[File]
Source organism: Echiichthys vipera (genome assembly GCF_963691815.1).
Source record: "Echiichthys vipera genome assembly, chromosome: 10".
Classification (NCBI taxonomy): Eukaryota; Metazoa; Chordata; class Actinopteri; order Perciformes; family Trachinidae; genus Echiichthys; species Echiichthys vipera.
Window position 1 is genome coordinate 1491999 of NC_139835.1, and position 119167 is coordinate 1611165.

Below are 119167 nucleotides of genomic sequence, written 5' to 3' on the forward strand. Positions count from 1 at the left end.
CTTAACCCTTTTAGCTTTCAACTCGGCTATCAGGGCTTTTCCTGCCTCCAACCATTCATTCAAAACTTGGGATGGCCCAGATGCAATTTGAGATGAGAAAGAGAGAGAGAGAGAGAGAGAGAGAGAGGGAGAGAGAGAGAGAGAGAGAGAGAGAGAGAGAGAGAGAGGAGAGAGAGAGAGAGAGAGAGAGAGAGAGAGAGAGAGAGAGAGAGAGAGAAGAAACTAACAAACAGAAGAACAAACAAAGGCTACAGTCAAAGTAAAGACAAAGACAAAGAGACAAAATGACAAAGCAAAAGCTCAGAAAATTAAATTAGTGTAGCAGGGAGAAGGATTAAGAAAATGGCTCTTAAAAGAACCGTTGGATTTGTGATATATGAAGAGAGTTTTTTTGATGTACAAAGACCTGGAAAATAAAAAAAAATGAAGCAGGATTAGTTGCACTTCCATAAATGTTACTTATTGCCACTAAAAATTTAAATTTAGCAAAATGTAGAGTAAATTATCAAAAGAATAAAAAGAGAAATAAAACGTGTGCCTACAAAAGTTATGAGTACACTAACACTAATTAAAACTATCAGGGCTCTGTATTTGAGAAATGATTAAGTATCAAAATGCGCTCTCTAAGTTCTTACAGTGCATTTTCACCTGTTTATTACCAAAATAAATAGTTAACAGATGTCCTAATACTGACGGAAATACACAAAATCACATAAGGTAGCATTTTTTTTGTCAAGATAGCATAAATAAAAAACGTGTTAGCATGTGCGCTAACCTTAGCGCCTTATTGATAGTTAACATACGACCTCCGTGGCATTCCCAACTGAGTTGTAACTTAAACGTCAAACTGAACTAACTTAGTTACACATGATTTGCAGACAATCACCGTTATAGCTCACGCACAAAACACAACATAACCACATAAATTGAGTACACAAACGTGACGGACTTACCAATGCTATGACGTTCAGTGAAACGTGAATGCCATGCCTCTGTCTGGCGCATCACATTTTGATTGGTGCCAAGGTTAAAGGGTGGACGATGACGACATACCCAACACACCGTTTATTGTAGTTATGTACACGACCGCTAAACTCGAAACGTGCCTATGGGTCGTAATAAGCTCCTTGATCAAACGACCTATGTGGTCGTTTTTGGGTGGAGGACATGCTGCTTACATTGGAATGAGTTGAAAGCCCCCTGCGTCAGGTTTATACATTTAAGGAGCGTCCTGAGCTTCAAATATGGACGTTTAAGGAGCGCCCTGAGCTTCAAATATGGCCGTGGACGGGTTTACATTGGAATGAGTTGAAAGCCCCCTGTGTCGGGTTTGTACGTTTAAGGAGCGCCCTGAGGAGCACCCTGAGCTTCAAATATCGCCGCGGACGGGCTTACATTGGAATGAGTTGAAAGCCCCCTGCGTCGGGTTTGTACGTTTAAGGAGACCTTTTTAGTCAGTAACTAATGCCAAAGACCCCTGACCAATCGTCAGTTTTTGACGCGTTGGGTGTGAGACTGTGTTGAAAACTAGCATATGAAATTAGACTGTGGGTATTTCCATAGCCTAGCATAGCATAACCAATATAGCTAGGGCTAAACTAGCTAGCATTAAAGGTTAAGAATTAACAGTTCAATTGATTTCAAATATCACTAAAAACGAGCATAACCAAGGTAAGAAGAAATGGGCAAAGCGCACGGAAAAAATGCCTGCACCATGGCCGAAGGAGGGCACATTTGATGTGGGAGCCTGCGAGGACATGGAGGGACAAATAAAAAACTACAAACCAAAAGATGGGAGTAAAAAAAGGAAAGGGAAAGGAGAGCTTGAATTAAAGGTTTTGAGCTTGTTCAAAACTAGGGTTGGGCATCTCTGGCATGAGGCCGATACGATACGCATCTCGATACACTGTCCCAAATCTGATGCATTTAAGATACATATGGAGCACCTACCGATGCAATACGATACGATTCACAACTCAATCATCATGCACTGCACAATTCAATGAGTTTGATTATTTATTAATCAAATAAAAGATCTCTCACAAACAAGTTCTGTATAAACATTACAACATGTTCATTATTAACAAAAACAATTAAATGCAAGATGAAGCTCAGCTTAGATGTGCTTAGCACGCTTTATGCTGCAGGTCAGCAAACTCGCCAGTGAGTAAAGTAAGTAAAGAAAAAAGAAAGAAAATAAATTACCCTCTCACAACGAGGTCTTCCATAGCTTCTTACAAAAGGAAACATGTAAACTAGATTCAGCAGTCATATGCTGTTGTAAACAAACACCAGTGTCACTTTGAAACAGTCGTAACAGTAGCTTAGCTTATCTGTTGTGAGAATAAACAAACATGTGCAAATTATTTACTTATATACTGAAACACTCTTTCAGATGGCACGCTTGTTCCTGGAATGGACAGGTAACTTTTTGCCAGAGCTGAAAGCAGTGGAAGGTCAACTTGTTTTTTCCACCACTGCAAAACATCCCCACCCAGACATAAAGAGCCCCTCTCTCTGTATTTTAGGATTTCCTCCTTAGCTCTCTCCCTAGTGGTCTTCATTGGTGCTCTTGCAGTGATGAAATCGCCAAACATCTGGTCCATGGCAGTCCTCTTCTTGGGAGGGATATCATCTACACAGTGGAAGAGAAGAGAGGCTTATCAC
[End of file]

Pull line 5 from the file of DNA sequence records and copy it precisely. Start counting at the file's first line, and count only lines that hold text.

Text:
Below are 119167 nucleotides of genomic sequence, written 5' to 3' on the forward strand. Positions count from 1 at the left end.